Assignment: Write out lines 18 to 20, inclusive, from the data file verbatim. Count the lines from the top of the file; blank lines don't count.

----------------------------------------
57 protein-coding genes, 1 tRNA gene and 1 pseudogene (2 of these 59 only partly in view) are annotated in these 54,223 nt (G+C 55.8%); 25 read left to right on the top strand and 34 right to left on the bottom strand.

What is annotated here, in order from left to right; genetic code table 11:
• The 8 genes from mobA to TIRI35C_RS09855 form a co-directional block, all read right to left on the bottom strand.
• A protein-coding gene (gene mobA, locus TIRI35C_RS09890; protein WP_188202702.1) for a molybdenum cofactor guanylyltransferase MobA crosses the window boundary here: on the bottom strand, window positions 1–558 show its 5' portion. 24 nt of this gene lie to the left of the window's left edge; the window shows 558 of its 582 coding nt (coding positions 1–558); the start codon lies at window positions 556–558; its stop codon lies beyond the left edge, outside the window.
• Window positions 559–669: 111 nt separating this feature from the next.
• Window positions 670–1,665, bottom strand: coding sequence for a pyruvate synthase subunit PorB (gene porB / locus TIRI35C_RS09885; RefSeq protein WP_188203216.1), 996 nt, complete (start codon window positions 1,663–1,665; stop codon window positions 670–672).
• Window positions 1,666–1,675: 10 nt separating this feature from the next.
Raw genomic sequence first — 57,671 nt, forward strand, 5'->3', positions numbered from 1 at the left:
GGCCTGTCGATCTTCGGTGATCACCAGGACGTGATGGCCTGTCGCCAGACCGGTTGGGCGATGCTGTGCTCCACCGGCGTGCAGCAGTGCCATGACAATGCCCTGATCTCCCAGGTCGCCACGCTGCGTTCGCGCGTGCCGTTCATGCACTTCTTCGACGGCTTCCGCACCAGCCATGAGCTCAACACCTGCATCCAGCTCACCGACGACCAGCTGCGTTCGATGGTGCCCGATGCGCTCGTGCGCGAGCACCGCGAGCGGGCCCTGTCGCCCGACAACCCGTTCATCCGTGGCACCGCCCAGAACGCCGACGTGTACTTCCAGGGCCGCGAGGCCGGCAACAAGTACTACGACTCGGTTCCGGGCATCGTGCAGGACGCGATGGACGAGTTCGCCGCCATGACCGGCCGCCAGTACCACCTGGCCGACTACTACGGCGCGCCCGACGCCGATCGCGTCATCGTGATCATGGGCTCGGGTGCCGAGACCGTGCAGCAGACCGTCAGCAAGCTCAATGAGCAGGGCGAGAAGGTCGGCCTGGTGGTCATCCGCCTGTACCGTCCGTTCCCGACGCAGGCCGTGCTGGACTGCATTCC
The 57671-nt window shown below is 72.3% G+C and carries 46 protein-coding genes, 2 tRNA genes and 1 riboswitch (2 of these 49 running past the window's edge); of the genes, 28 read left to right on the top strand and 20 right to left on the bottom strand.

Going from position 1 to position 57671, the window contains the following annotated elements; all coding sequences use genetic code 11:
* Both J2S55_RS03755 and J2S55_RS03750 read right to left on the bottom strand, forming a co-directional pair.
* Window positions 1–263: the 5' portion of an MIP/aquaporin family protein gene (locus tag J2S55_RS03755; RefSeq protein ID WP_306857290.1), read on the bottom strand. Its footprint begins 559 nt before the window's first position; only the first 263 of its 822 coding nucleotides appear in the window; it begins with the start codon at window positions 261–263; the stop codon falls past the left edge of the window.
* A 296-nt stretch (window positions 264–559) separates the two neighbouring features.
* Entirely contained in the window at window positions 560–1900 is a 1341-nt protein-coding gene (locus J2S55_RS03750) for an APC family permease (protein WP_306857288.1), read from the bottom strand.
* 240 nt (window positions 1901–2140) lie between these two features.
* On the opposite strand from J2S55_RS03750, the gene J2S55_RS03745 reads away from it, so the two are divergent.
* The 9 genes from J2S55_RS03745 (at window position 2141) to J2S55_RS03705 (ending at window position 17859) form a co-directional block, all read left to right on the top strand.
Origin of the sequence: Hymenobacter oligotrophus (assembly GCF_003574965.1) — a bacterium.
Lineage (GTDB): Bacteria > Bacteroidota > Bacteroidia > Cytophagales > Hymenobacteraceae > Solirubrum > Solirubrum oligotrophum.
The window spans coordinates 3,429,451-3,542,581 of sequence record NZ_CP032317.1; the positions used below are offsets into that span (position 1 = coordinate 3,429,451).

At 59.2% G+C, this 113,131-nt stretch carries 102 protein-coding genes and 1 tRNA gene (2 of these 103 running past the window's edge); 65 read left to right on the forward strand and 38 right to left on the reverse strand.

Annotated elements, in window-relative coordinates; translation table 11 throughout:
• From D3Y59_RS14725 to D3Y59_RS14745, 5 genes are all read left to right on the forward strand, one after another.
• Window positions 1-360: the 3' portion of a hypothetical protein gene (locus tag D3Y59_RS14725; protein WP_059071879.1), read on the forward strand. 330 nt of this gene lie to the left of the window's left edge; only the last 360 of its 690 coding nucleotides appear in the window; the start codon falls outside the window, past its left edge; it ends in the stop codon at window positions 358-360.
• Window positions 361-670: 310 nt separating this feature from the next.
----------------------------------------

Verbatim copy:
* The 9 genes from J2S55_RS03745 (at window position 2141) to J2S55_RS03705 (ending at window position 17859) form a co-directional block, all read left to right on the top strand.
Origin of the sequence: Hymenobacter oligotrophus (assembly GCF_003574965.1) — a bacterium.
Lineage (GTDB): Bacteria > Bacteroidota > Bacteroidia > Cytophagales > Hymenobacteraceae > Solirubrum > Solirubrum oligotrophum.